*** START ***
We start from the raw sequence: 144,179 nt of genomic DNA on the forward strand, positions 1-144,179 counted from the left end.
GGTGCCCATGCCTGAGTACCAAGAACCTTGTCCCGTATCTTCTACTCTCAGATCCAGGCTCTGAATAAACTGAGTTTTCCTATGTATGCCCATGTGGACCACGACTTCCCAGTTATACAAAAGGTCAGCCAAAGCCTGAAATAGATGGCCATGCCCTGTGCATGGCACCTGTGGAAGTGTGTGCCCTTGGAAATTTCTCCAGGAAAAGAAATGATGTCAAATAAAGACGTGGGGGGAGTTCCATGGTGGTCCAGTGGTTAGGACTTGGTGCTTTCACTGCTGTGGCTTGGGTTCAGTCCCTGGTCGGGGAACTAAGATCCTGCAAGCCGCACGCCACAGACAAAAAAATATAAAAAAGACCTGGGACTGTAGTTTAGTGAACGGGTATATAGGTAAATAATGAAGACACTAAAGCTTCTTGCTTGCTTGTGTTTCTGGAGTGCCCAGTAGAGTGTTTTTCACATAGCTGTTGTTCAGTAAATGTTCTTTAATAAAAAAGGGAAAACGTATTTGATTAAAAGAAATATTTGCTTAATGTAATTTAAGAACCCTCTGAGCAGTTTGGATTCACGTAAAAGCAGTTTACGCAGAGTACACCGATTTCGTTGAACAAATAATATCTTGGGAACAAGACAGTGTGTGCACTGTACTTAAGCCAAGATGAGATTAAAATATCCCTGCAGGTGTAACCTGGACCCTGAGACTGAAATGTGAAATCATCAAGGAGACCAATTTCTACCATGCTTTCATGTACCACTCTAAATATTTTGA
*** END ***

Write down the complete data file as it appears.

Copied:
We start from the raw sequence: 144,179 nt of genomic DNA on the forward strand, positions 1-144,179 counted from the left end.
GGTGCCCATGCCTGAGTACCAAGAACCTTGTCCCGTATCTTCTACTCTCAGATCCAGGCTCTGAATAAACTGAGTTTTCCTATGTATGCCCATGTGGACCACGACTTCCCAGTTATACAAAAGGTCAGCCAAAGCCTGAAATAGATGGCCATGCCCTGTGCATGGCACCTGTGGAAGTGTGTGCCCTTGGAAATTTCTCCAGGAAAAGAAATGATGTCAAATAAAGACGTGGGGGGAGTTCCATGGTGGTCCAGTGGTTAGGACTTGGTGCTTTCACTGCTGTGGCTTGGGTTCAGTCCCTGGTCGGGGAACTAAGATCCTGCAAGCCGCACGCCACAGACAAAAAAATATAAAAAAGACCTGGGACTGTAGTTTAGTGAACGGGTATATAGGTAAATAATGAAGACACTAAAGCTTCTTGCTTGCTTGTGTTTCTGGAGTGCCCAGTAGAGTGTTTTTCACATAGCTGTTGTTCAGTAAATGTTCTTTAATAAAAAAGGGAAAACGTATTTGATTAAAAGAAATATTTGCTTAATGTAATTTAAGAACCCTCTGAGCAGTTTGGATTCACGTAAAAGCAGTTTACGCAGAGTACACCGATTTCGTTGAACAAATAATATCTTGGGAACAAGACAGTGTGTGCACTGTACTTAAGCCAAGATGAGATTAAAATATCCCTGCAGGTGTAACCTGGACCCTGAGACTGAAATGTGAAATCATCAAGGAGACCAATTTCTACCATGCTTTCATGTACCACTCTAAATATTTTGA